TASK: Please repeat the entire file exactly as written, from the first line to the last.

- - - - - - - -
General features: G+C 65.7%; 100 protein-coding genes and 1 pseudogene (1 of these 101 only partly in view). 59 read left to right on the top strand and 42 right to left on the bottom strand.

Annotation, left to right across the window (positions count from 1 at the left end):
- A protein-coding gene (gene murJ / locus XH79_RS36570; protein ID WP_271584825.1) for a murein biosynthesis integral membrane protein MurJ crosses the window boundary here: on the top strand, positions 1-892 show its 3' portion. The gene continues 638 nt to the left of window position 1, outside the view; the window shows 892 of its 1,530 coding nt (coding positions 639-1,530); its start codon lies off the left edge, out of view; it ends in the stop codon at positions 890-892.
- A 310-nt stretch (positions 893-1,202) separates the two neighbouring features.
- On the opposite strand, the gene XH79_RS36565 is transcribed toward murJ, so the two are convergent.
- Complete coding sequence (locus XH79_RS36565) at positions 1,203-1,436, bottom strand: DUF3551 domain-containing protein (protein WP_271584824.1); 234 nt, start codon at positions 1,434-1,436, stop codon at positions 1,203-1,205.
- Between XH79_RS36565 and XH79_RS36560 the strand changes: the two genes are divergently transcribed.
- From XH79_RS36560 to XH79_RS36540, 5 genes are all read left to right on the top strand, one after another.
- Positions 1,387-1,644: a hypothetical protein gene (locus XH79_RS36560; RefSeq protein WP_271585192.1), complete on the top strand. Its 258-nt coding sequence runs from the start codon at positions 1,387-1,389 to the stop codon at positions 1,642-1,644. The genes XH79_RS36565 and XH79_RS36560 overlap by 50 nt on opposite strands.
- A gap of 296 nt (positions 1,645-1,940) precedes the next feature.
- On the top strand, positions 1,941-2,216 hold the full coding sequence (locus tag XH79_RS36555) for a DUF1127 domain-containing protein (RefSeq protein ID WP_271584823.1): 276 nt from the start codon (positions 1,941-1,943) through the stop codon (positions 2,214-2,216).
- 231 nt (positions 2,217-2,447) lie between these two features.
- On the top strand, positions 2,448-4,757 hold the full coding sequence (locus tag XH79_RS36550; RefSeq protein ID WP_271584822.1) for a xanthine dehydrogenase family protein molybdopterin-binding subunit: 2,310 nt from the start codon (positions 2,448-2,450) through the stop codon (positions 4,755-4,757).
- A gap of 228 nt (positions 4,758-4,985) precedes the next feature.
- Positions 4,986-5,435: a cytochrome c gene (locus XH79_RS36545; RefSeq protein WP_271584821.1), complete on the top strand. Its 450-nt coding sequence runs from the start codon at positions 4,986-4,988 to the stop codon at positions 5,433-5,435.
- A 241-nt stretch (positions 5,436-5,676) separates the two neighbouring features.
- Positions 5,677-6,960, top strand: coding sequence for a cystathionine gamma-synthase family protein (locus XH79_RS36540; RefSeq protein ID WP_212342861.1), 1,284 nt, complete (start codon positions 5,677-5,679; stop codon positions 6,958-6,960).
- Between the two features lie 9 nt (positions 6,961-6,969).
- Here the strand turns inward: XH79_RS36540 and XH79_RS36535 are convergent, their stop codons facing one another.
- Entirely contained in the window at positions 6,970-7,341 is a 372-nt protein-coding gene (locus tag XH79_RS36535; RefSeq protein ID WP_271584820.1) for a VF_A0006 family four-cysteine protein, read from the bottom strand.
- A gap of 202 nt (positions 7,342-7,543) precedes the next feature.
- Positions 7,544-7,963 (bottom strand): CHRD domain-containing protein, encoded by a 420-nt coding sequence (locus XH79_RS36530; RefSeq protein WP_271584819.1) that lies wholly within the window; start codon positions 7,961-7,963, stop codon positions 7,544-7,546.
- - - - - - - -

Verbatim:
General features: G+C 65.7%; 100 protein-coding genes and 1 pseudogene (1 of these 101 only partly in view). 59 read left to right on the top strand and 42 right to left on the bottom strand.

Annotation, left to right across the window (positions count from 1 at the left end):
- A protein-coding gene (gene murJ / locus XH79_RS36570; protein ID WP_271584825.1) for a murein biosynthesis integral membrane protein MurJ crosses the window boundary here: on the top strand, positions 1-892 show its 3' portion. The gene continues 638 nt to the left of window position 1, outside the view; the window shows 892 of its 1,530 coding nt (coding positions 639-1,530); its start codon lies off the left edge, out of view; it ends in the stop codon at positions 890-892.
- A 310-nt stretch (positions 893-1,202) separates the two neighbouring features.
- On the opposite strand, the gene XH79_RS36565 is transcribed toward murJ, so the two are convergent.
- Complete coding sequence (locus XH79_RS36565) at positions 1,203-1,436, bottom strand: DUF3551 domain-containing protein (protein WP_271584824.1); 234 nt, start codon at positions 1,434-1,436, stop codon at positions 1,203-1,205.
- Between XH79_RS36565 and XH79_RS36560 the strand changes: the two genes are divergently transcribed.
- From XH79_RS36560 to XH79_RS36540, 5 genes are all read left to right on the top strand, one after another.
- Positions 1,387-1,644: a hypothetical protein gene (locus XH79_RS36560; RefSeq protein WP_271585192.1), complete on the top strand. Its 258-nt coding sequence runs from the start codon at positions 1,387-1,389 to the stop codon at positions 1,642-1,644. The genes XH79_RS36565 and XH79_RS36560 overlap by 50 nt on opposite strands.
- A gap of 296 nt (positions 1,645-1,940) precedes the next feature.
- On the top strand, positions 1,941-2,216 hold the full coding sequence (locus tag XH79_RS36555) for a DUF1127 domain-containing protein (RefSeq protein ID WP_271584823.1): 276 nt from the start codon (positions 1,941-1,943) through the stop codon (positions 2,214-2,216).
- 231 nt (positions 2,217-2,447) lie between these two features.
- On the top strand, positions 2,448-4,757 hold the full coding sequence (locus tag XH79_RS36550; RefSeq protein ID WP_271584822.1) for a xanthine dehydrogenase family protein molybdopterin-binding subunit: 2,310 nt from the start codon (positions 2,448-2,450) through the stop codon (positions 4,755-4,757).
- A gap of 228 nt (positions 4,758-4,985) precedes the next feature.
- Positions 4,986-5,435: a cytochrome c gene (locus XH79_RS36545; RefSeq protein WP_271584821.1), complete on the top strand. Its 450-nt coding sequence runs from the start codon at positions 4,986-4,988 to the stop codon at positions 5,433-5,435.
- A 241-nt stretch (positions 5,436-5,676) separates the two neighbouring features.
- Positions 5,677-6,960, top strand: coding sequence for a cystathionine gamma-synthase family protein (locus XH79_RS36540; RefSeq protein ID WP_212342861.1), 1,284 nt, complete (start codon positions 5,677-5,679; stop codon positions 6,958-6,960).
- Between the two features lie 9 nt (positions 6,961-6,969).
- Here the strand turns inward: XH79_RS36540 and XH79_RS36535 are convergent, their stop codons facing one another.
- Entirely contained in the window at positions 6,970-7,341 is a 372-nt protein-coding gene (locus tag XH79_RS36535; RefSeq protein ID WP_271584820.1) for a VF_A0006 family four-cysteine protein, read from the bottom strand.
- A gap of 202 nt (positions 7,342-7,543) precedes the next feature.
- Positions 7,544-7,963 (bottom strand): CHRD domain-containing protein, encoded by a 420-nt coding sequence (locus XH79_RS36530; RefSeq protein WP_271584819.1) that lies wholly within the window; start codon positions 7,961-7,963, stop codon positions 7,544-7,546.